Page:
My son’s birthday was on Monday, and he requested a “cookies & cream ice cream cake.” Rather than purchase one that would only taste “eh” and have all kinds of artificial colors and stuff in and on it, I decided to make the cake. I didn’t have a recipe. I wung it. The result? My son says it’s “the best cake ever.”
Here’s how I made it.
1 recipe for a layer cake – you need to end up with at least two 8-inch cake rounds; use chocolate or vanilla cake
1 half-gallon of vanilla ice cream (or cookies and cream ice cream)
1 package of chocolate sandwich cookies
heavy whipping cream
2 T. sugar
1 tsp. vanilla
First, take the ice cream out of the freezer to soften. I used a half-gallon of organic vanilla ice cream.
Then, make the cake. I used Mark Bittman’s golden layer cake recipe in How to Cook Everything, but you could use any layer cake recipe, chocolate or vanilla. I chose yellow/vanilla cake because my son is a vanilla guy and I knew that’s what he wanted. In any event, you need to end up with at least two 8-inch cake rounds.
While the cake bakes, make the cookies and cream ice cream layer.
Now, this is funny. I went to the store and looked for cookies and cream ice cream that didn’t have high fructose corn syrup in it or any other junk, and I couldn’t find anything. So, I bought organic vanilla ice cream. So far, so good.
Then, I went to the cookie aisle. And guess what? They were out of any chocolate sandwich cookies that didn’t have high fructose corn syrup. Rats. So, I bought regular ol’ Oreos. Any chocolate sandwich cookies will do (we like Newman’s, generally).
I would have liked this to be an all-natural venture, but I did the best I could under the circumstances.
Anyway, put all but about 10 or 12 of the sandwich cookies in a zip-top bag and beat the stew out of it. Use your hands or a rolling pin and just break up those babies. You don’t want fine crumbs, but small chunks of cookie.
Then, mix the contents of the bag with the ice cream in a large bowl.
Once mixed, cover and return to the freezer.
Remove the cakes from the oven and let cool on a rack until at room temperature. Once at room temperature, break up the layers and put into the bottom of a springform pan. I tried to keep edge pieces along the edge, and I cared less about how the middle looked. Press down to make sure the entire bottom of the pan is covered with cake, cover with plastic wrap, and put in the freezer for at least one hour.
After the cake has had time to freeze, take the ice cream out of the freezer to soften. Once softened, take the cake/pan out of the freezer and remove the plastic wrap. Take the remaining 10 or 12 cookies and put a single-layer of them over the cake.
Next, layer the ice cream on top of the cake and cookies. I used a spatula to spoon it on top of the cake and then smooth out the top. Fill the pan to the rim with the ice cream. Cover with plastic wrap, press down gently to make sure that the ice cream has filled all the gaps on top of the cookies and cake, and then return to the freezer for another hour or so.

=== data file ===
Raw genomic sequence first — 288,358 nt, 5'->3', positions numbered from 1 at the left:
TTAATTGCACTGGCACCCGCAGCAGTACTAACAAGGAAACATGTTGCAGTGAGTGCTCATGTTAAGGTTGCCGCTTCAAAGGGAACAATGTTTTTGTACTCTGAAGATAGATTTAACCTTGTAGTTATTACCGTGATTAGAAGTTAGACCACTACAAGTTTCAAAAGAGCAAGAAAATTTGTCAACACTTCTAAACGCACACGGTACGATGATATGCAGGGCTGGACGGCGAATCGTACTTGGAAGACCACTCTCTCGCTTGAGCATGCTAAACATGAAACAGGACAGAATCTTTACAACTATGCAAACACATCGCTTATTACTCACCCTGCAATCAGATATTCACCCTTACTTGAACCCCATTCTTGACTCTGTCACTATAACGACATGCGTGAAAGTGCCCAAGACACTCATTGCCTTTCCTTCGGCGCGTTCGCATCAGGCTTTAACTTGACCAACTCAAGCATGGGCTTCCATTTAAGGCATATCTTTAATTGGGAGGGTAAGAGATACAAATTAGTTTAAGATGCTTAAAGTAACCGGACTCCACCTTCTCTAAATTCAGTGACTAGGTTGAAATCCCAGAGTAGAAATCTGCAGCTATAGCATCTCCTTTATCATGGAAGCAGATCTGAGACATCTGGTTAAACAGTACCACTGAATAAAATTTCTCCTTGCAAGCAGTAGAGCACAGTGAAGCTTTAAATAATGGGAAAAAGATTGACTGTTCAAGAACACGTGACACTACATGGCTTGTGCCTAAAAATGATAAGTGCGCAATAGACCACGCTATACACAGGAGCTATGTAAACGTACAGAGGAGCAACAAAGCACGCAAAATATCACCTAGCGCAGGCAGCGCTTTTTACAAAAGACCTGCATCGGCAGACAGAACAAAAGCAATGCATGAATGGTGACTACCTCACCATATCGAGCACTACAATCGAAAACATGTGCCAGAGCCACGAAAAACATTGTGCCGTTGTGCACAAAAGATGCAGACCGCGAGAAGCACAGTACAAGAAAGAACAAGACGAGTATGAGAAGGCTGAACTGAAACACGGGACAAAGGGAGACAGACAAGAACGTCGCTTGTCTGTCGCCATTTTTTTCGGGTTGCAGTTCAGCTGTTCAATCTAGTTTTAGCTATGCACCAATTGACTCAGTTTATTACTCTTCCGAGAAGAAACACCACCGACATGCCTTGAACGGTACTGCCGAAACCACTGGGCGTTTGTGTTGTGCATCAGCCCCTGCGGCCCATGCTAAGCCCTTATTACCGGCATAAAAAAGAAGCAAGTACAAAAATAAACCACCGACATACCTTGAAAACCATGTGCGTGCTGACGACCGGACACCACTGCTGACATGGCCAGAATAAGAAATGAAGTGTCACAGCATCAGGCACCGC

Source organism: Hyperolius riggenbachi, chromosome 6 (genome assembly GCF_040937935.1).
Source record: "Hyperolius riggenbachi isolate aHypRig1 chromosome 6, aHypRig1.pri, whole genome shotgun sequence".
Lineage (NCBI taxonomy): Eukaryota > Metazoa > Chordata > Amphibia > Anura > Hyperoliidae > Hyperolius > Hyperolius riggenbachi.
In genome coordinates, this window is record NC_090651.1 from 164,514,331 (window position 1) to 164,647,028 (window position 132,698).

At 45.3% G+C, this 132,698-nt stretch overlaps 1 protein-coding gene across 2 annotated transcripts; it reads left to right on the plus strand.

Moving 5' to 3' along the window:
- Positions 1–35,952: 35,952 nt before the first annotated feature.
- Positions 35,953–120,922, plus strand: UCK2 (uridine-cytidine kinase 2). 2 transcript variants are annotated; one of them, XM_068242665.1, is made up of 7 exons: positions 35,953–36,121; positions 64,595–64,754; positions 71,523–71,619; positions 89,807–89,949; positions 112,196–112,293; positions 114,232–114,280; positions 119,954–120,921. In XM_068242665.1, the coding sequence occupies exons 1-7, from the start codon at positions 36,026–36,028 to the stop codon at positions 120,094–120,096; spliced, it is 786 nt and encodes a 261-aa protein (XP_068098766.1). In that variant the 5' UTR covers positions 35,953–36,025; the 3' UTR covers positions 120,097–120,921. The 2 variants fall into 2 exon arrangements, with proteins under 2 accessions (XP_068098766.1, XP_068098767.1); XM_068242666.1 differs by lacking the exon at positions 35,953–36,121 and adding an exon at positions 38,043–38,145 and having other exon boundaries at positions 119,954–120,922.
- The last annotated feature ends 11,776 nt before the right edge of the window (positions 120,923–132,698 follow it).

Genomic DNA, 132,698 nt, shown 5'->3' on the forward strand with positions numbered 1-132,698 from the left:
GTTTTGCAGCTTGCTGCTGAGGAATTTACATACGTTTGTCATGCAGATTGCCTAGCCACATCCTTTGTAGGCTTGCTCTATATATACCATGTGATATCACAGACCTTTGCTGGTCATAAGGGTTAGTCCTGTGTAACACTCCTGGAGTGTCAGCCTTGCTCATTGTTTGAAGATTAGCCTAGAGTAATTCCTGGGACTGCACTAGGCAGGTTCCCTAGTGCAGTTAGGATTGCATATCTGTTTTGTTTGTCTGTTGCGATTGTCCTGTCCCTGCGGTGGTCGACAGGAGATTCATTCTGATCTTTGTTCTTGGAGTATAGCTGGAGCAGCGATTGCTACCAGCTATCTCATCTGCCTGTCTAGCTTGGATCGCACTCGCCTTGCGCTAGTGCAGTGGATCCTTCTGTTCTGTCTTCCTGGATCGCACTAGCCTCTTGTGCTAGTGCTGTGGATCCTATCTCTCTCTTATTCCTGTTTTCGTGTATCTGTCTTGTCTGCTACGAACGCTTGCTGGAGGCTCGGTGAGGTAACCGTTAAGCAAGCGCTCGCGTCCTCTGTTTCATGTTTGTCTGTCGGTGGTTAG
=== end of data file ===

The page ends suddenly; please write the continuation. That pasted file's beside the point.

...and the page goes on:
To ice the cake, I used whipped cream. I simply whipped heavy cream in my electric mixer with two tablespoons of sugar and a teaspoon of vanilla until soft peaks formed.
I ran a knife around the edge of the springform pan and removed the cake from the pan. Leave the cake on the bottom part of the springform pan, though. It’s a good base.
The cake should have these layers:
Once frosted with the whipped cream, return to the freezer for at least half an hour. I just put it in the freezer on the bottom of the springform pan. (I didn’t want to cover it in plastic wrap and mess up the frosting.)
After that, decorate as you wish. I used Trader Joe’s organic chocolate syrup, but with a smaller squeeze top (from a Hershey’s syrup bottle) to make writing easier. (That said, the writing still isn’t pretty. Oh well. It did taste good!) Return to the freezer to let the writing/syrup harden a little (it won’t harden a lot, FYI).
Take the cake out of the freezer for at least 5 minutes before serving – it makes cutting it easier.
Then watch as your family and/or friends devour it.
My son gave me a thumbs up and declared it the best cake he’d ever eaten. High praise from a sweets-lover like him!
P.S. I know this sounds like a long and involved process for cake, but it really wasn’t. During the freezing wait times, I wrapped his presents, answered emails, ran errands, had lunch with him at his school, etc. The hands-on time is really short.
Because today is Tuesday, here’s your Tuesday Talk Question of the Day: What’s the best thing you ever made? What’s the best thing you’ve ever eaten? Do tell!